This application is a continuation of U.S. application Ser. No. 07/805,016, filed Dec. 11, 1991, and now abandoned which is a continuation-in-part of U.S. application Ser. No. 07/719,334, filed Jun. 21, 1991, now U.S. Pat. No. 5,177,441, which in turn is a continuation-in-part of U.S. application Ser. No. 07/368,047, filed Jun. 16,1989, now U.S. Pat. No. 5,036,282.

BACKGROUND OF THE INVENTION

The present invention relates to the art of magnetic field gradient generation. It finds particular application in conjunction with establishing gradient magnetic fields in magnetic resonance imaging techniques and will be described with particular reference thereto. It is to be appreciated, however, that the invention will also find application in spectroscopy and other processes and apparatus in which accurate and predictable magnetic field gradients are established or maintained.

In magnetic resonance imaging, a uniform magnetic field is created through an examination region in which a subject to be examined is disposed. A series of radio frequency pulses and magnetic field gradients are applied to the examination region. Gradient fields are conventionally applied as a series of gradient pulses with preselected profiles. These radio frequency and gradient pulses excite magnetic resonance, phase and frequency encode the resonance, and cause phase and frequency encoded magnetic resonance signals to be emitted.

More specifically, the gradient magnetic pulses are applied to select and encode the magnetic resonance. In some embodiments, the magnetic field gradients are applied to select one or more planes or slices to be imaged. Gradient field pulses are also applied for selectively modifying the uniform magnetic field to encode frequency and phase into the magnetization, hence the resonance signals, in order to identify a spatial location.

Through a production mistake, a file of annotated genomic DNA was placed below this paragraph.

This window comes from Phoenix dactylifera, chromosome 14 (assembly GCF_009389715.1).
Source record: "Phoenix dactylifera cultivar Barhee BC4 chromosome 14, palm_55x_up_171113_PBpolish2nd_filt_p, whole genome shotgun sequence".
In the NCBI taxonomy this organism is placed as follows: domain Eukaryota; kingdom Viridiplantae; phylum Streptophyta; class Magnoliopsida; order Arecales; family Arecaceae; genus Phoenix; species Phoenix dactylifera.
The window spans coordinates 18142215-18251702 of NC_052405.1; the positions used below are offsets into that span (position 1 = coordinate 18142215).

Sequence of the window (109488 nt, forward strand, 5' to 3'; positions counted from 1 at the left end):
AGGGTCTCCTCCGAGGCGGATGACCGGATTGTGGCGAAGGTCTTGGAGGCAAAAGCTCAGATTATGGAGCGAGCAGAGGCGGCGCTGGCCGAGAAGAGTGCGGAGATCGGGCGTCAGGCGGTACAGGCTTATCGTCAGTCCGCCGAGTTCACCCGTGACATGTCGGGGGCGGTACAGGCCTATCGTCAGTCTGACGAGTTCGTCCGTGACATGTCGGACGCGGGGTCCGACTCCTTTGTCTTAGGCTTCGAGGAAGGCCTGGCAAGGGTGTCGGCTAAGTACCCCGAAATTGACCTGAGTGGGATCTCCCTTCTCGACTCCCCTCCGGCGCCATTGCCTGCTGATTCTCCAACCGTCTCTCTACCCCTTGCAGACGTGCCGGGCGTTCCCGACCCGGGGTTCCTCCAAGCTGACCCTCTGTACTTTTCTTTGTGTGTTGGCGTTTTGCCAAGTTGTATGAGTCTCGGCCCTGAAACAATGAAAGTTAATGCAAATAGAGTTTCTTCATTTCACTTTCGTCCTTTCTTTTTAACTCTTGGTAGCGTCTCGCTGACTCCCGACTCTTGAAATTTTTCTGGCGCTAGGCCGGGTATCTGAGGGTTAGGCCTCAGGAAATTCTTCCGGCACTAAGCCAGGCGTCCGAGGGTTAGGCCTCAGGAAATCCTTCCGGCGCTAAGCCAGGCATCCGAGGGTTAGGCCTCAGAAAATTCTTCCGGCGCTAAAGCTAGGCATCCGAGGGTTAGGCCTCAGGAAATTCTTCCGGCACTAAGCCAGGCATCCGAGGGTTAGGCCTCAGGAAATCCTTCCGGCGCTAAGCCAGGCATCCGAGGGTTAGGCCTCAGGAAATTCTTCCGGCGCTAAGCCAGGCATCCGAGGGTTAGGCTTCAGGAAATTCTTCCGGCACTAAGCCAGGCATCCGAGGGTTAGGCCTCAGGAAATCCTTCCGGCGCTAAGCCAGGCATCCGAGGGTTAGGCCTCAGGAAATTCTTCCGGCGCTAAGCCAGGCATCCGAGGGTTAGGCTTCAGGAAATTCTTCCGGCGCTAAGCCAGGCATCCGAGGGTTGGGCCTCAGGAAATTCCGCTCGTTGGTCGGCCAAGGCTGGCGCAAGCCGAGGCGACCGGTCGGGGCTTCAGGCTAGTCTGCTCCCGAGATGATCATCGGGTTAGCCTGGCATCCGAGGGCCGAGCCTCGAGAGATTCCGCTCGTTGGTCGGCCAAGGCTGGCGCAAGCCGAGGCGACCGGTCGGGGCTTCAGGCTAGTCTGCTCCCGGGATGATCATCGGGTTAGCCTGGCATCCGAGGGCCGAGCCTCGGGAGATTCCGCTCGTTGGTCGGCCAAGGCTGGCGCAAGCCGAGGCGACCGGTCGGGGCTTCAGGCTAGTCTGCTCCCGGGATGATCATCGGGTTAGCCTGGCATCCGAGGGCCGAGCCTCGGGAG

The magnetic resonance signals are then processed to generate two or three dimensional image representations of a portion of the subject in the examination region. The accuracy of the resultant image representation is dependent upon the accuracy, among other factors, with which the actually applied magnetic field gradient pulses conform to selected gradient pulse profiles.

Linear magnetic field gradients are commonly produced by cylindrical gradient field coils. Discrete coils are wound in a bunched or distributed fashion on a large diameter hollow right cylinder tube, commonly 65 centimeters in diameter or larger. Conventional bunched geometries include Maxwell or modified-Maxwell pairs for z-gradient production and single or multi-arc Golay saddle coils for x and y gradient production. The coils are normally wound in a series arrangement and positioned to give a magnetic field profile with the desired linearity over a predefined volume. The distributive windings on the cylinders are generally wound and in pairs and driven anti-symmetrically. The coils are driven in an anti-symmetric manner such that only odd derivatives are non-zero at the coil origin. The first derivative is the field gradient while the third and higher order derivatives represent distortion. If the diameter of the cylinder and coil placement are chosen properly, the third derivative is canceled at the origin making the relatively weak fifth derivative component the first distortion term.